An integral part of the toolset offered by ADI is our proprietary software depth computation engine that users can leverage alongside the module. This engine brings with it decades worth of IP and know-how on ToF. It is a key piece of technology in the signal chain that allows the ADTF3175 to achieve its accuracy and performance. While today it is a software algorithm, in the very near future users will also be able to access the same capability through a dedicated image signal processor that will be a step change in latency and power consumption and open up new horizons for depth sensing.
The ADTF3175 builds on the collaboration between Analog Devices and Microsoft to deliver the highest resolution 3D depth sensing module to the broad market. Designers can experience the benefits of the ADTF3175 by using our evaluation kit that effectively turns the ADTF3175 into a USB camera. It mates the ADTF3175 to an NXP iMX8M SOM. This evaluation kit serves a dual purpose of being a complete reference design to interface the ToF module to the NXP application processor, power management, and includes all of the necessary drivers and software that is needed. Beyond NXP, ADI has also worked with a number of other suppliers to develop support of the ADTF3175 within their ecosystems (e.g. Qualcomm, ARM, OpenCL, NVIDIA). Information to achieve Class I eye safety certification is also provided. The module monitors several internal parameters to ensure that safety limits are not exceeded.
The ADTF3175 is built around the ADSD3100 which is the first megapixel time-of-flight sensor on the market. Beyond the high resolution, and smallest available pixel size of 3.5 μm x 3.5 μm, the sensor can operate with modulation frequencies up to 320 MHz, which is much higher than any other sensor on the market or even compared with published work. Operating at a high modulation frequency reduces phase errors. The exact modulation scheme used is critical IP that has been developed over many years and allows the ADTF3175 to provide the lowest noise while simultaneously achieving the lowest latency possible. Latency is a critical aspect in many applications like AR and robotics.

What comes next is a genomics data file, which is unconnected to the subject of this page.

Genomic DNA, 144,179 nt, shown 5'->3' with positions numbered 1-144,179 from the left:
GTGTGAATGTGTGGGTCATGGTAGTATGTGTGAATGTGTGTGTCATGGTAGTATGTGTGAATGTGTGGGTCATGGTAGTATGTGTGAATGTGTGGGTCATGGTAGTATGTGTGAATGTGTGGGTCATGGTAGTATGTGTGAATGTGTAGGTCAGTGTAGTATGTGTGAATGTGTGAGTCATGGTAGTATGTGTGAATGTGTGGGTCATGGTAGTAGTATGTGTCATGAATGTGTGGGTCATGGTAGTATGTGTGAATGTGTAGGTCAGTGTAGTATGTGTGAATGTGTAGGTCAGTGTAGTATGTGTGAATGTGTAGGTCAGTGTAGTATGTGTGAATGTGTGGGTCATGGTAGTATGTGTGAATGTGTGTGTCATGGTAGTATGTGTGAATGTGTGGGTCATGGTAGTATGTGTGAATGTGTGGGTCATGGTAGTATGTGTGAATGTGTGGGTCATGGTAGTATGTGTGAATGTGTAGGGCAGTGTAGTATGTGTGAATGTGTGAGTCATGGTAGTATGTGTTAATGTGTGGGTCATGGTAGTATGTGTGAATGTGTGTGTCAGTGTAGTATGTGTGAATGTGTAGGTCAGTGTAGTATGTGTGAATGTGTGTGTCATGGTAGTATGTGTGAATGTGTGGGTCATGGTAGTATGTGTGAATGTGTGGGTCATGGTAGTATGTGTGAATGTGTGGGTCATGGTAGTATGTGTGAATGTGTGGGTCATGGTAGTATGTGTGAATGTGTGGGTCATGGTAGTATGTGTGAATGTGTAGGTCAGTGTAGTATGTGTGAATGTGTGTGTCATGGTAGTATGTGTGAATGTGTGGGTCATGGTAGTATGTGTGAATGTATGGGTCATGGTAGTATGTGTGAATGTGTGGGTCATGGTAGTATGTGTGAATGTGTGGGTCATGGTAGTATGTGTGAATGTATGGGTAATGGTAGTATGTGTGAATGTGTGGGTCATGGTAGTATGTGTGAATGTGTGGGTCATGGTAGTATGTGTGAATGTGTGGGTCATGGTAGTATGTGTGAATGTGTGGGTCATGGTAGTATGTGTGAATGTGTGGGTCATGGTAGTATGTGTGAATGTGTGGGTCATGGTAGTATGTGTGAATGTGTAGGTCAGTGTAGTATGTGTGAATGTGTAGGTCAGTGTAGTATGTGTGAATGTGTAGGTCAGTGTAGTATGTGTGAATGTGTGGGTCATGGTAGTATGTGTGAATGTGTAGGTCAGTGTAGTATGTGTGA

The applications for depth sensing and time-of-flight are many and growing at an exponential pace. As machines transition to autonomous modes of operation where they take on more and more of the decision-making process, they also require the same ability to perceive in three dimensions. Today, depth is accomplished using triangulation methods (i.e. stereo 2D cameras or structured light) but this has a number of limitations as compared with accessing true depth measurements. Autonomous mobile robots (AMR) require the ability to see all around them, and to navigate safely in environments that will contain obstacles, and that will have a wide range of illumination conditions. Collaborative robots (cobots) must work alongside humans, and safety is paramount; safety that can only come with accurate, low-latency imaging of the shared space.
In addition to machine perception, we are now at the inflection point of the ‘Metaverse’ economy which is likely to impact everything from gaming and entertainment, to retail, healthcare, education, and industry. Depth sensing is the gateway to the Metaverse anytime physical objects or spaces need to be virtualized to implement the required experience.